Figure 10.15 Transcription DNA 1 mRNA Transcription RNA polymerase CYTOPLASM Translation Amino acid Amino acid

attachment 2 Enzyme tRNA ATP Anticodon Initiator tRNA Large ribosomal subunit Start Codon mRNA Initiation of

polypeptide synthesis 3 Small ribosomal subunit New peptide bond forming Growing polypeptide 4 Elongation Codons mRNA Polypeptide

5 Stop codon Termination Figure 10.15_1 DNA mRNA Transcription 1 RNA polymerase Transcription

Figure 10.15_2 CYTOPLASM Translation Amino acid Amino acid attachment 2 Enzyme tRNA ATP Anticodon Initiator

tRNA Large ribosomal subunit Start Codon mRNA Small ribosomal subunit Initiation of polypeptide synthesis 2 3 Figure 10.15_3

New peptide bond forming Growing polypeptide 4 Elongation Codons mRNA Polypeptide 5 Stop codon Termination

10.16 Mutations can change the meaning of genes A mutation is any change in the nucleotide sequence of DNA. Mutations can involve large chromosomal regions or just a single nucleotide pair. 2012 Pearson Education, Inc. 10.16 Mutations can change the meaning of genes Mutations within a gene can be divided into two general categories. 1. Base substitutions involve the replacement of one nucleotide with another. Base substitutions may have no effect at all, producing a silent mutation, change the amino acid coding, producing a missense mutation, which produces a different amino acid, lead to a base substitution that produces an improved protein that enhances the success of the mutant organism and its descendant, or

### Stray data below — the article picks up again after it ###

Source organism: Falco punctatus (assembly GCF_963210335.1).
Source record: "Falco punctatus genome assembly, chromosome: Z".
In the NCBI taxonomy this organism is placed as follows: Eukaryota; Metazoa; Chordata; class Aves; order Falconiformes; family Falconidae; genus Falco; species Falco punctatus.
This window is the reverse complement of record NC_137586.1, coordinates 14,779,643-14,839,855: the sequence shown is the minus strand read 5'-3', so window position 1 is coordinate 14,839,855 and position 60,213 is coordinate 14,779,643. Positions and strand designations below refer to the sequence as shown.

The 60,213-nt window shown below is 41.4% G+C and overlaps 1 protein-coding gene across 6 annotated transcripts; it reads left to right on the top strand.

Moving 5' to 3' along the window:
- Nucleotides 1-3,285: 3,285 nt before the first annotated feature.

change an amino acid into a stop codon, producing a nonsense mutation. 2012 Pearson Education, Inc. 10.16 Mutations can change the meaning of genes 2. Mutations can result in deletions or insertions that may alter the reading frame (triplet grouping) of the mRNA, so that nucleotides are grouped into different codons, lead to significant changes in amino acid sequence downstream of the mutation, and produce a nonfunctional polypeptide. 2012 Pearson Education, Inc. 10.16 Mutations can change the meaning of genes Mutagenesis is the production of mutations. Mutations can be caused by spontaneous errors that occur during DNA replication or recombination or mutagens, which include

high-energy radiation such as X-rays and ultraviolet light and chemicals. 2012 Pearson Education, Inc. Figure 10.16A Normal hemoglobin DNA C T Mutant hemoglobin DNA C A T T mRNA mRNA G A A

G U A Normal hemoglobin Sickle-cell hemoglobin Val Glu Figure 10.16B Normal gene mRNA Protein Nucleotide substitution

A U G A Met A U G A Met A G U Lys U U G G C G C

Phe Gly Ala U A G C A G U U Lys Phe Ser G C A

A Ala U Deleted Nucleotide deletion A U G A Met A G U U G G C G Ala

Leu Lys C A U His Inserted Nucleotide insertion A U G A Met A G

Lys U U G Leu U G G C G C Ala His THE GENETICS OF VIRUSES AND BACTERIA